Department of Communications
The accelerated bachelor’s degree program of study in Communications affords students the opportunity to prepare for careers in what may be the most rapidly expanding field in modern education and society-at-large. Blending traditional liberal arts with specific career-oriented coursework, students are given the foundations, skills, and ethical perspectives to be successful in their mass media careers and to be productive members of society. The combination of scholarly search for knowledge, development of essential skills, and the application of these in society guide the major in keeping with the Mission of the College.
The accelerated bachelor’s degree program in Communications as offered by the School of Professional and Graduate Studies specifically prepares students for careers in the promotional aspects of the discipline, as practiced in business and the not-for-profit sectors. Thus, each accelerated degree student majoring in the Program in Communications must complete the Promotional Communications Sequence. However, course selections span broadcasting, film and video production, performance media, advertising, public relations, sports media, film studies, organizational communications, writing and journalism.
In order to demonstrate a student’s total accumulation of experience, skill, and integrative abilities in the major, each Communications student must submit a final portfolio of print and/or non-print materials; or research and write a final thesis. Thus, graduates of Albertus’ Communications Program are in the position to present potential employers with an actual portfolio or thesis paper that demonstrates their experiential base of knowledge and skills that will set them apart.
The emphasis in Albertus’ Program in Communications is upon preparing students for positions in mass media and their related fields that are “above the line.” Above the line” positions are executive-oriented, gatekeeping positions. These decision-makers and gatekeepers are professionals, who actually create and influence media, who have both technical and broad integrative skills in the field, and who can work with and manage many different types of people.
Communications is a rapidly evolving field in society. Thus, the Department of Communications is constantly adapting to the changes that this exciting field presents.
Students who complete the Communications Major enjoy many graduate school options that include broadcasting, media, journalism, digital and social media, business, and law.
Potential Careers For Those Majoring In Communications
Advertising Creator, Television News Reporter, Public Relations Practitioner, Corporate Communications Specialist, Sportscaster, Digital Media Management, Radio Broadcaster, Photojournalist, Screenwriting, Sports Media Practitioner, Media Copywriter, Social Media Manager, Lawyer.
Program Of Study (45 Credits, including 36 credits in core courses, sequence courses, practical applications, capstone seminar and portfolio or thesis. The final 9 credits are taken in required correlatives.)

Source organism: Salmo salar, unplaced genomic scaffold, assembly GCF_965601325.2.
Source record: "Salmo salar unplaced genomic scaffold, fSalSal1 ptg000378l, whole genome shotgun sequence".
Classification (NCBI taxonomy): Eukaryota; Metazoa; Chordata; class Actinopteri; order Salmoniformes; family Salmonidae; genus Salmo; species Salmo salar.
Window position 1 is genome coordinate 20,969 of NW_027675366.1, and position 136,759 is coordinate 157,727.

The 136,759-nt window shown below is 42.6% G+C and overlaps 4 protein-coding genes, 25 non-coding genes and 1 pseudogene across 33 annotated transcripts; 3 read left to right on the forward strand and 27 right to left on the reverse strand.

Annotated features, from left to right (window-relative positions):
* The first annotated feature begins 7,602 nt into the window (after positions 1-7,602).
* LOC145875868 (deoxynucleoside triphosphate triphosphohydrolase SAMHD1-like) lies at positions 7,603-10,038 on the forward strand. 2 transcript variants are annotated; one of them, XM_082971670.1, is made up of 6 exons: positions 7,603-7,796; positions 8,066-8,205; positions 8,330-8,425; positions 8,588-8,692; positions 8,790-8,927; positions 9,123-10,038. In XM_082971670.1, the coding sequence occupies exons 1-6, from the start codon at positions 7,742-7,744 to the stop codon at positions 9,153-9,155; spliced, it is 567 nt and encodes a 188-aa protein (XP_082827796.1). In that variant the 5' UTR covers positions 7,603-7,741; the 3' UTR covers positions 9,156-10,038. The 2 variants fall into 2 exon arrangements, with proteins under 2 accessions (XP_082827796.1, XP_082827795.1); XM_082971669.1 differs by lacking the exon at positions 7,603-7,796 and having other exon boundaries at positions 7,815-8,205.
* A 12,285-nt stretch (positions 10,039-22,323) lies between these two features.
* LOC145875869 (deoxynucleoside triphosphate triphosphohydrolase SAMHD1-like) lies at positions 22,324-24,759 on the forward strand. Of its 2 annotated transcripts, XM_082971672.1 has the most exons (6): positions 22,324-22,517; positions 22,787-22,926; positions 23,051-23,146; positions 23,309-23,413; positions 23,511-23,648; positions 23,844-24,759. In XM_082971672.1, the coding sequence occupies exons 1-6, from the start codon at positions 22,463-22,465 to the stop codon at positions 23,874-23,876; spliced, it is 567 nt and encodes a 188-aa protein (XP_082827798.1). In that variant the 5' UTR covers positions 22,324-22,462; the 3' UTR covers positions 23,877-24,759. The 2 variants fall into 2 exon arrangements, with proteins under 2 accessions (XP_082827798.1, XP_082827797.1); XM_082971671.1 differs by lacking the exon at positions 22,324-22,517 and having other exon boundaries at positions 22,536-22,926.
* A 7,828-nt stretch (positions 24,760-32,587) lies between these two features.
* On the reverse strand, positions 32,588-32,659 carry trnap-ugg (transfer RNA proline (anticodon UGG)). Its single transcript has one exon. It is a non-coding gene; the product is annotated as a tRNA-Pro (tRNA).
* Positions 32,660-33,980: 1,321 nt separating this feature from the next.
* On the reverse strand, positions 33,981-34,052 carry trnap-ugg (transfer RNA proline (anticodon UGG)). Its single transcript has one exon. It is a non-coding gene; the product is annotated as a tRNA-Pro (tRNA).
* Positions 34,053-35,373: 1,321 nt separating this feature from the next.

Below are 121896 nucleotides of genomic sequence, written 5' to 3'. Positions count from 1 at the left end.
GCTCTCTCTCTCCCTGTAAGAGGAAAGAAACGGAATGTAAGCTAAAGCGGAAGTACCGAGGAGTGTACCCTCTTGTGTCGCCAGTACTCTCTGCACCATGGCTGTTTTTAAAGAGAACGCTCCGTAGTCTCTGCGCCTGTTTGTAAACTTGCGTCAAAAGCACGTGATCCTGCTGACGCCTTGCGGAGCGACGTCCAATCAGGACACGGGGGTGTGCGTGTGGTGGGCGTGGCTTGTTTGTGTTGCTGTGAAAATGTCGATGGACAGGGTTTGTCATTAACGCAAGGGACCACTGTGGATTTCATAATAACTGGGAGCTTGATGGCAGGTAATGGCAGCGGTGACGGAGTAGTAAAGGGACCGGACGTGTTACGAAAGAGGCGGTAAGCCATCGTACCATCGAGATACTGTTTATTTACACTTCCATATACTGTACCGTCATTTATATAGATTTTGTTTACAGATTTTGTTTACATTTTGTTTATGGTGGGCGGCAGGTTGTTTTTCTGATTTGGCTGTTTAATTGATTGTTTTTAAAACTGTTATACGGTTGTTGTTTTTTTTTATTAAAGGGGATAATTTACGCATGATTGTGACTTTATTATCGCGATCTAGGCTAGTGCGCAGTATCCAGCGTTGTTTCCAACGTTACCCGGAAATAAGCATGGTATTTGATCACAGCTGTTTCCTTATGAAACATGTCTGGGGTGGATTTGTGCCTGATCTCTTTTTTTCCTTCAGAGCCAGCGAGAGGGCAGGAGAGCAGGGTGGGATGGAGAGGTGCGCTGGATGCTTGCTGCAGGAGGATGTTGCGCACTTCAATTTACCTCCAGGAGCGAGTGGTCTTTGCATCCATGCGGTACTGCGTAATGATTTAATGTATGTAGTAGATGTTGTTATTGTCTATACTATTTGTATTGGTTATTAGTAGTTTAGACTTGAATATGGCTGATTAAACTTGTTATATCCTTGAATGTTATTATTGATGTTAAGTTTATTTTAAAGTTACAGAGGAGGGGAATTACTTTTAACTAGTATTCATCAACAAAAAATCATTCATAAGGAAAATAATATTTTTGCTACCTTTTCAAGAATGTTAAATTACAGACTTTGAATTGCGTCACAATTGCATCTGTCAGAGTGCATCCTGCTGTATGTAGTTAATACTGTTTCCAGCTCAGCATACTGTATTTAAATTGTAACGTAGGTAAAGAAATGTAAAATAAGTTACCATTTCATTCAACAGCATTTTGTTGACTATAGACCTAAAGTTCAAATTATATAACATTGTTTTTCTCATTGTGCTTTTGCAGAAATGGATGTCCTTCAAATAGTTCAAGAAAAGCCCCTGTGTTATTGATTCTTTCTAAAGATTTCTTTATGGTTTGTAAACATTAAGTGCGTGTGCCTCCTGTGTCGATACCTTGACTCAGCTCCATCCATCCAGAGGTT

Core Courses (Required of all majors) (15 Credits)
CO 121 Communications Overview (Level A)
CO 131 History of Mass Media
CO 141 Speech Communications (Level A)
CO 151 Writing for the Mass Media
CO 220/SO 220 Sociology of Communications
Each major must complete three courses from any one sequence and one of the following (Total of 12 Credits):
One course from any different sequence
One topics course
A. Promotional Communications Sequence
CO 260 Advertising Techniques
CO 261 Public Relations
CO 362 Persuasion and Propaganda (Level C)
B. Visual Communications Sequence
CO 250 Broadcast Writing
CO 251 Film and Video Production
CO 341 Film Appreciation (Level C)
C. Sports Communications Sequence
CO 202 Sports Marketing and Promotion
CO 203 Sports Writing and Information
CO 301 Organizational Communications (Level C)
D. Digital Communications Sequence
CO 229 – Introduction to Digital Communications
CO 230 – Internet Marketing and Advertising
CO/DR 326 The Creative Mind (Level C)
E. Topics Course
CO/DR 117 Introduction to Theatre (Level A)
CO/DR 118 Fundamentals of Acting (Level A)
CO 125 Digital Audio Recording and Editing
CO 171 Introduction to Political Communications (Level A)
CO/DR 228 Acting for Stage and Screen
CO 232 Films of Alfred Hitchcock
CO 233 Films of Steven Spielberg
CO 234 Gangster Films
CO 235 Magazine Editing and Production
CO 236 Film Noir
CO 237 Photojournalism
CO 238 Mass Media and the Law
CO 239 Broadcast Announcing
CO 240 Scriptwriting
CO 242 Electronic Field Production
CO 365 Writing for Interactive Media
CO 371 Political Communications in the 21st Century
Plus a variety of Special Topics courses
(e.g. Writing for Digital Media, Screenwriting, The War Film, Journalism, Crisis Communications Management, Social Media and other courses as the discipline evolves and as student interest demands.)
F. Practical Applications: Each major is required to complete an internship:
CO 380 Internship (3 to 12 credits) (Letter Grade)
G. Communications Seminar: Each major is required to complete Communications Seminar
CO 391 Communications Seminar (3 credits)
H. Portfolio or Thesis: Each major is required to complete either a senior portfolio or a senior thesis.
CO 392 Senior Portfolio (3 credits)
CO 393 Senior Thesis (3 credits)
I. Required Correlatives: Each major must complete 9 credits in a related discipline in consultation with the Department Chair.
Communications Minor (18 Credits)
All students wishing to complete a minor program of study in Communications must complete a total of 18 credits in consultation with the Department Chair. Each minor must complete:
One course from the Communications Core
One Course from any Sequence
One of the following:
A Topics Course
CO 391 - Communications Seminar
Three courses to be determined in consultation with the Department Chair.